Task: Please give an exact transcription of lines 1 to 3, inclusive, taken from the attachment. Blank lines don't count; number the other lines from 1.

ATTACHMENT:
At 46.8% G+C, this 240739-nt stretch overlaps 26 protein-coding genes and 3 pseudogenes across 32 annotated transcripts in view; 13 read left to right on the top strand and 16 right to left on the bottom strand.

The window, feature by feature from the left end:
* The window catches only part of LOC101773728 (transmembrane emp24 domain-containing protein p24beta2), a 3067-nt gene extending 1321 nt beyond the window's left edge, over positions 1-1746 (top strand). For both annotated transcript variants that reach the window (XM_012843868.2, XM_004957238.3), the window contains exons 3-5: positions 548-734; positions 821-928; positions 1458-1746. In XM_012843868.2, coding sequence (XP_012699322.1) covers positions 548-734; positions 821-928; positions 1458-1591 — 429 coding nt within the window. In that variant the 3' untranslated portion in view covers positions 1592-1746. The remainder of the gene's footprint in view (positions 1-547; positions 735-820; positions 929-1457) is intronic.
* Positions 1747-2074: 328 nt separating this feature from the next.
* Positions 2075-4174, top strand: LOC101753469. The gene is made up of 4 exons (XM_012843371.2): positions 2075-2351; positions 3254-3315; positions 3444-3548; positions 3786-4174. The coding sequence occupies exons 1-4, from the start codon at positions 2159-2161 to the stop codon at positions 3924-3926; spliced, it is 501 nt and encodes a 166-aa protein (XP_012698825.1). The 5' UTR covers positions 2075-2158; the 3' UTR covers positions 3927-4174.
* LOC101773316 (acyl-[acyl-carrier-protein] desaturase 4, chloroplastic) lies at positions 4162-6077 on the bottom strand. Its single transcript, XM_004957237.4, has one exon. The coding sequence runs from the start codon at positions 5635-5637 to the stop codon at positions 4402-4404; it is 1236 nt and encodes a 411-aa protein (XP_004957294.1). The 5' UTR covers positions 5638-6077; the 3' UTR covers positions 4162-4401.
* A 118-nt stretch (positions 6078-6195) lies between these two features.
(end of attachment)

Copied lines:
At 46.8% G+C, this 240739-nt stretch overlaps 26 protein-coding genes and 3 pseudogenes across 32 annotated transcripts in view; 13 read left to right on the top strand and 16 right to left on the bottom strand.

The window, feature by feature from the left end:
* The window catches only part of LOC101773728 (transmembrane emp24 domain-containing protein p24beta2), a 3067-nt gene extending 1321 nt beyond the window's left edge, over positions 1-1746 (top strand). For both annotated transcript variants that reach the window (XM_012843868.2, XM_004957238.3), the window contains exons 3-5: positions 548-734; positions 821-928; positions 1458-1746. In XM_012843868.2, coding sequence (XP_012699322.1) covers positions 548-734; positions 821-928; positions 1458-1591 — 429 coding nt within the window. In that variant the 3' untranslated portion in view covers positions 1592-1746. The remainder of the gene's footprint in view (positions 1-547; positions 735-820; positions 929-1457) is intronic.